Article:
Housing

Yellow Springs real estate—Market still strong, but some suffer

 

As economists talk about the U.S. taking a dive toward recession, the housing sector in Yellow Springs, by many accounts, seems little impacted. According to Greene County government officials and local realtors, the local pace of turnover and the price of homes is relatively steady, and in some ways has grown in recent years. But according to several people who lost or nearly lost their homes in the last two years, for those already on the edge, the recent increase in the general cost of living has profoudly affected their ability to live here.

The market assessment

The cost of housing in Yellow Springs is steady to higher than expected, Greene County Auditor Luwanna Delaney said in an interview last month. Because this is a reappraisal year, and the new valuations won’t be approved until August, she hesitated to be specific. But an early estimation showed that property values have not changed in the last six years, she said, and in some cases, homes she would expect would sell for less because of their state of disrepair, are selling for higher than their appraised value.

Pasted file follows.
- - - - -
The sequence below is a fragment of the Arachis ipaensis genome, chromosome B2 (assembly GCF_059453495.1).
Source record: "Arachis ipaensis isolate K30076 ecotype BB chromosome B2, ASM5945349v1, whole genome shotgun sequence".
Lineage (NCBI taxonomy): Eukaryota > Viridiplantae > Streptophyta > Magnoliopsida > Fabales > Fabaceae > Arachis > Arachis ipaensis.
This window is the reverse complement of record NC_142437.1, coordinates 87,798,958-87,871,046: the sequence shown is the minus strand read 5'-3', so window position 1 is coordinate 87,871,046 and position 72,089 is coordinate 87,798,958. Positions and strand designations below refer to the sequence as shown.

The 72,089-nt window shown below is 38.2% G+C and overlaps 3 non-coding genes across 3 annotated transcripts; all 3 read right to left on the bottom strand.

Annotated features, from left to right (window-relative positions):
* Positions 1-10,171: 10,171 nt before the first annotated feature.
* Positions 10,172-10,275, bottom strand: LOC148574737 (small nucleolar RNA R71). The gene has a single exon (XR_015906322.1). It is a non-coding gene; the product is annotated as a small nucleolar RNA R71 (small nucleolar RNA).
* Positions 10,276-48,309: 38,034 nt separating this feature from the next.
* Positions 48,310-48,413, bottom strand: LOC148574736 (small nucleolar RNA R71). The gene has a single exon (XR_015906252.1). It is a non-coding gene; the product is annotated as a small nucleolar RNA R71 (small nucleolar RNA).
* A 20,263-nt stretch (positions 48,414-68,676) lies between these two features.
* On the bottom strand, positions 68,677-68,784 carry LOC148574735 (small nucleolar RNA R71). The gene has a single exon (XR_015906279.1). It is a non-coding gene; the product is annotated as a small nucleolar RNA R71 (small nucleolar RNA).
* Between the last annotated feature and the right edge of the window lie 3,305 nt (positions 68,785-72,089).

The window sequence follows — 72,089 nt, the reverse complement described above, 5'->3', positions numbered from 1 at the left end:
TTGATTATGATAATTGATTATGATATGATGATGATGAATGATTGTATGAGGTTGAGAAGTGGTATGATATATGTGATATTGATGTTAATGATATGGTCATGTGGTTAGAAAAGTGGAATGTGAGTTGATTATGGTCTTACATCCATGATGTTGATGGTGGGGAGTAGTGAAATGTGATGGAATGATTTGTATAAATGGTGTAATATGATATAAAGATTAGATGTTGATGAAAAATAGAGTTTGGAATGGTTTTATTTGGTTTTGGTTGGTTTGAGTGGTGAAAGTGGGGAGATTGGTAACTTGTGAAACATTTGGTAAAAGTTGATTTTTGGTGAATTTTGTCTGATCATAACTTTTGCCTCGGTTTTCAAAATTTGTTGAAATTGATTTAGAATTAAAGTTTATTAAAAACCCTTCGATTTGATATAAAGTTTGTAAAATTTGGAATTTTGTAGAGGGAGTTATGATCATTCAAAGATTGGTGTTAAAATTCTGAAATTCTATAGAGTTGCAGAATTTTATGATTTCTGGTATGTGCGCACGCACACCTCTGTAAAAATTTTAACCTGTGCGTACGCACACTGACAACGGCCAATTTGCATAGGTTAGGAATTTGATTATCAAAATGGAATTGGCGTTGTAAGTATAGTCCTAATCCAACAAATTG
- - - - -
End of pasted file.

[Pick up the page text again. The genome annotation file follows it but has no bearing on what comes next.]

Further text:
“So far I’m seeing sales that are not as high as they were in the beginning of 2007, but are still higher than the 2005 tax year, and the values will probably go up some, based on the sales we’ve looked at this year,” she said. “Yellow Springs is unique, people want to live in Yellow Springs, and they are willing to pay astronomical prices for older homes — they’re willing to pay whatever it takes.”

That impression was shared by Greene County Treasurer James Schmidt, who said that due to growth at Wright-Patterson Air Force Base, the positive reputation of the village school system and the farmland that is holding its value, property values in Yellow Springs remain stable.

“Most people have been hearing in the media that housing prices are dropping, but I’m afraid they’ll find real estate values have gone up for tax purposes,” Schmidt said.